Aircrafts come in many different shapes and sizes depending on the mission of the aircraft, but all modern airplanes have certain components in common. These are the fuselage, wing, tail assembly and control surfaces, landing gear, and power plant(s).

For any aircraft to fly, it must be able to lift the weight of the aircraft, its fuel, the passengers, and the cargo. The wings generate most of the lift to hold the plane in the air. To generate lift, the aircraft must be pushed through the air. The engines, which are usually located beneath the wings, provide the thrust to push the aircraft forward through the air.

The fuselage is the body of the airplane that holds all the pieces of the aircraft together and many of the other large components are attached to it. The fuselage is generally streamlined as much as possible to reduce drag. Designs for fuselages vary widely. The fuselage houses the cockpit where the pilot and flight crew sit and it provides areas for passengers and cargo. It may also carry armaments of various sorts. Some aircraft carry fuel in the fuselage; others carry the fuel in the wings. In addition, an engine may be housed in the fuselage.

The wing provides the principal lifting force of an aircraft. Lift is obtained from the dynamic action of the wing with respect to the air. The cross-sectional shape of the wing as viewed from the side is known as the airfoil section. The platform shape of the wing (the shape of the wing as viewed from above) and placement of the wing on the fuselage (including the angle of incidence), as well as the airfoil section shape, depend upon the aircraft mission and the best compromise necessary in the overall aircraft design.

The control surfaces include all those moving surfaces of an aircraft used for attitude, lift, and drag control. They include the tail assembly, the structures at the rear of the aircraft that serve to control and maneuver the aircraft and structures forming part of and attached to the wing.

The tail usually has a fixed horizontal piece (called the horizontal stabilizer) and a fixed vertical piece (called the vertical stabilizer). The stabilizers provide stability for the aircraft—they keep it flying straight. The vertical stabilizer keeps the nose of the plane from swinging from side to side (called yaw), while the horizontal stabilizer prevents an up-and-down motion of the nose (called pitch). (On the Wright brothers’ first successful aircraft, the horizontal stabilizer was placed in front of the wings. Such a configuration is called a canard after the French word for “duck”).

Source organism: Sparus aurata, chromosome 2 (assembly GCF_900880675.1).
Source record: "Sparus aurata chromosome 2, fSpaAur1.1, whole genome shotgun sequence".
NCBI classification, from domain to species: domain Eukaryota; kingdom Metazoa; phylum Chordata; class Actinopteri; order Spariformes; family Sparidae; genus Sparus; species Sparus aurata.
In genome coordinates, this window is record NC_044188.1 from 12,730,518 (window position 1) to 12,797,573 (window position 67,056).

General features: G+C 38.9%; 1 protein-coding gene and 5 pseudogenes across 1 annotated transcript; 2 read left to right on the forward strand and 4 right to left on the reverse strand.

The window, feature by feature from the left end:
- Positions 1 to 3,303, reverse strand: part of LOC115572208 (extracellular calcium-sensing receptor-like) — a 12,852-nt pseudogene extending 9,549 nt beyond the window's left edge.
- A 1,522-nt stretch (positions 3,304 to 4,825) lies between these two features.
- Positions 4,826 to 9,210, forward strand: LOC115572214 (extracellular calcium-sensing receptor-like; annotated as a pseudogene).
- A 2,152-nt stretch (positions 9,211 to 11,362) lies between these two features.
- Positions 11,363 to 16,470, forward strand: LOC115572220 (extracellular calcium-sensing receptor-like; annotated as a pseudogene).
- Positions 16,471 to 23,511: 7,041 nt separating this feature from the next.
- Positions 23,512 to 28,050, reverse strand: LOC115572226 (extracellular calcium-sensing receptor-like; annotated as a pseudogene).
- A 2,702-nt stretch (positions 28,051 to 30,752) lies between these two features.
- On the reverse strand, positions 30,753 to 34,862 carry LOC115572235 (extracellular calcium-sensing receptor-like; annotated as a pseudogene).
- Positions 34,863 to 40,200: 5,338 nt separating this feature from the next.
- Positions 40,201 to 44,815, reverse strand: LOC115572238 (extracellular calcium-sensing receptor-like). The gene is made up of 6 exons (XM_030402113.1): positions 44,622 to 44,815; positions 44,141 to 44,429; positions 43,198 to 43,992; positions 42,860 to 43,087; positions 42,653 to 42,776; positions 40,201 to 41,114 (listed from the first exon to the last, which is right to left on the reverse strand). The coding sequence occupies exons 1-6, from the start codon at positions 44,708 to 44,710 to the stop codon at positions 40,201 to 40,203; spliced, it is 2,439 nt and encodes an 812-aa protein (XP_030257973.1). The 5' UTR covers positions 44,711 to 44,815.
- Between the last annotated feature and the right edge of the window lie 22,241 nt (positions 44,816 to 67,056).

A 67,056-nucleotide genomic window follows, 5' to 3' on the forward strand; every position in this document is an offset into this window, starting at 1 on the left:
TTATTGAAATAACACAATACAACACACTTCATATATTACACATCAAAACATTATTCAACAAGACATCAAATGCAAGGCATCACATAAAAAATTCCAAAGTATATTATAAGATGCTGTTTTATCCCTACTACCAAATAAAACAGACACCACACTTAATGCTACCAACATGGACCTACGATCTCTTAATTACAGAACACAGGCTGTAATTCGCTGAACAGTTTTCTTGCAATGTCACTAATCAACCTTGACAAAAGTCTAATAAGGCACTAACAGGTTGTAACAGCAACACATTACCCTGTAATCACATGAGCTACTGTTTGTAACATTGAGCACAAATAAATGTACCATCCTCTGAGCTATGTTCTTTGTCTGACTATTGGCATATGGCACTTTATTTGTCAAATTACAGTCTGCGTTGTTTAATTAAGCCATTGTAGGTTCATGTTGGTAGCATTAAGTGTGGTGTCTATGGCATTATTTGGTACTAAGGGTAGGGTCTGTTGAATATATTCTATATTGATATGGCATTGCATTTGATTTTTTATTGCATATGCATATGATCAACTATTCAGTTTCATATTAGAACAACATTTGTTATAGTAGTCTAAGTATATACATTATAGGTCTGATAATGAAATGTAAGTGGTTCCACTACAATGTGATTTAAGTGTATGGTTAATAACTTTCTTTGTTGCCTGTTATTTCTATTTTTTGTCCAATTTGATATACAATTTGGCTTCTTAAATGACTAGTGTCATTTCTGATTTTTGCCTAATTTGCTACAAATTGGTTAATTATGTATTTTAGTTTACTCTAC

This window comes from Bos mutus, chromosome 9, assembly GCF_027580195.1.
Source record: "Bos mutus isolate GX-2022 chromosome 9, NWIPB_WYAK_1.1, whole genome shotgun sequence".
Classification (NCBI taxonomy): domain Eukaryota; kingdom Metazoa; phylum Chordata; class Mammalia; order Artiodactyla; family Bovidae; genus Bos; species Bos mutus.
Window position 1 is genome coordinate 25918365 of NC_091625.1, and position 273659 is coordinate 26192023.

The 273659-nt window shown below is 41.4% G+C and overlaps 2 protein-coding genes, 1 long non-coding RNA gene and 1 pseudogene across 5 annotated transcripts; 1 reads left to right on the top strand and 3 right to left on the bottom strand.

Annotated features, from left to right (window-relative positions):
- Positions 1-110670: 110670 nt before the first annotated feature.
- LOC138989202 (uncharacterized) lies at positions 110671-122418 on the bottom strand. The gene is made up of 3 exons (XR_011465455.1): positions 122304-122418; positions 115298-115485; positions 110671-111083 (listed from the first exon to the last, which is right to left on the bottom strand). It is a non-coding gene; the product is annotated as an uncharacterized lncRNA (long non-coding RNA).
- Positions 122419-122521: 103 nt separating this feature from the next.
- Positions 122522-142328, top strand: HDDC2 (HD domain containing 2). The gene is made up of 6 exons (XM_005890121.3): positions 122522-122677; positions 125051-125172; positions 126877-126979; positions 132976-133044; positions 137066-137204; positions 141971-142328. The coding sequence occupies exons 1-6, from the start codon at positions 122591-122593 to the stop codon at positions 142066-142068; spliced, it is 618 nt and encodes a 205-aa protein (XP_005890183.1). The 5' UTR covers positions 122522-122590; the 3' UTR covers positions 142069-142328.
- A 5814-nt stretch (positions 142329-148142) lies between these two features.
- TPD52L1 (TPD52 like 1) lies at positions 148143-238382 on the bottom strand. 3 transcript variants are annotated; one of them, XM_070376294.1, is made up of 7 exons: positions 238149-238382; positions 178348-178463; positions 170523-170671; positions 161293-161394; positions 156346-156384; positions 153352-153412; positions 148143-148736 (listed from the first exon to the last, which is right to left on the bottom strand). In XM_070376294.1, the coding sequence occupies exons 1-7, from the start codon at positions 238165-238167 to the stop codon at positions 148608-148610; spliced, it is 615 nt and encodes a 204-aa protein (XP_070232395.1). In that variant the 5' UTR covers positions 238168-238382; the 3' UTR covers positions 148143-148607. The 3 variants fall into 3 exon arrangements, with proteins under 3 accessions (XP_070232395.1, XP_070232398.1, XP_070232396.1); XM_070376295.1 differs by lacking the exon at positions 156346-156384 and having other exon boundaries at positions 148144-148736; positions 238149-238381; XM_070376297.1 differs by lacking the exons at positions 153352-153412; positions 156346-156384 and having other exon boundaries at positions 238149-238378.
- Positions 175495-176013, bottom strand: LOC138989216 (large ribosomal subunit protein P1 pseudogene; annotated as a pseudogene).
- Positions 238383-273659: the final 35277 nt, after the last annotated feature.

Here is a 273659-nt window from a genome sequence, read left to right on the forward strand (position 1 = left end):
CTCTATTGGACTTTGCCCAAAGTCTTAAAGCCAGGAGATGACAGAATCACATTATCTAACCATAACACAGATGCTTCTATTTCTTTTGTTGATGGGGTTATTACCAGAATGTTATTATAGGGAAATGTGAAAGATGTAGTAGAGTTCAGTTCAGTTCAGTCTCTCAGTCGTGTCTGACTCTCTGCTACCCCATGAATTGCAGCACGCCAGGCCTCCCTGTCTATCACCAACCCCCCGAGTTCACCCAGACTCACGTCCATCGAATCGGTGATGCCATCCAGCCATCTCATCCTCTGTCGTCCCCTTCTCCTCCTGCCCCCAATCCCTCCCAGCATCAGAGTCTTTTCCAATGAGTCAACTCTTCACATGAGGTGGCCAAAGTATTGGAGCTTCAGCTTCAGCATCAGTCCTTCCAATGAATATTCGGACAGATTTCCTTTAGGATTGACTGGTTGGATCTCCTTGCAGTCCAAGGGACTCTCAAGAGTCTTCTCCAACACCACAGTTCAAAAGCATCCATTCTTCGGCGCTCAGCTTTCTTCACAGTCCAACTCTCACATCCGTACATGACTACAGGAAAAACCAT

The hinged part found on the trailing edge of the wing is called the aileron. It is used to roll the wings from side to side. Flaps are hinged or pivoted parts of the leading and/or trailing edges of the wing used to increase lift at reduced airspeeds, primarily at landing and takeoff. Spoilers are devices used to disrupt the airflow over the wing so as to reduce the lift on an airplane wing quickly. By operating independently on each wing, they may provide an alternate form of roll control. Slats at the front part of the wing are used at takeoff and landing to produce additional lift.

At the rear of both the aileron surfaces and elevators and rudders are small moving sections called trim tabs that are attached by hinges. Their function is to (1) balance the airplane if it is too nose heavy, tail heavy, or wing heavy to fly in a stable cruise condition; (2) maintain the elevator, rudder, and ailerons at whatever setting the pilot wishes without the pilot maintaining pressure on the controls; and (3) help move the elevators, rudder, and ailerons and thus relieve the pilot of the effort necessary to move the surfaces.

The landing gear, or undercarriage, supports the aircraft when it is resting on the ground or in water and during the takeoff and landing. The gear may be fixed or retractable. The wheels of most aircraft are attached to shock-absorbing struts that use oil or air to cushion the blow of landing. Special types of landing gear include skis for snow and floats for water. For carrier landings, arrester hooks are used.

Forward motion, or thrust, is generated by a thrust-producing device or power plant to sustain flight. The power plant consists of the engine (and propeller, if present) and the related accessories. The main engine types are the reciprocating(or piston type), and the reaction, or jet, engine such as the ram jet, pulse jet, turbojet, turboprop, and rocket engine. The propeller converts the energy of a reciprocating engine’s rotating crankshaft into a thrust force. Usually the engines are located in cowed pods hung beneath the wings, but some aircraft, like fighter aircraft, will have the engines buried in the fuselage.

Other configurations have sometime been used. For instance, the Wright brothers’ 1903 Flyer had pusher propellers (propellers at the rear of the plane) and the elevators at the front of the aircraft. Many fighter aircraft also combine the horizontal stabilizer and elevator into a single stipulator surface. There are many possible aircraft configurations, but any configuration must provide for the four forces needed for flight.


SoME Tech

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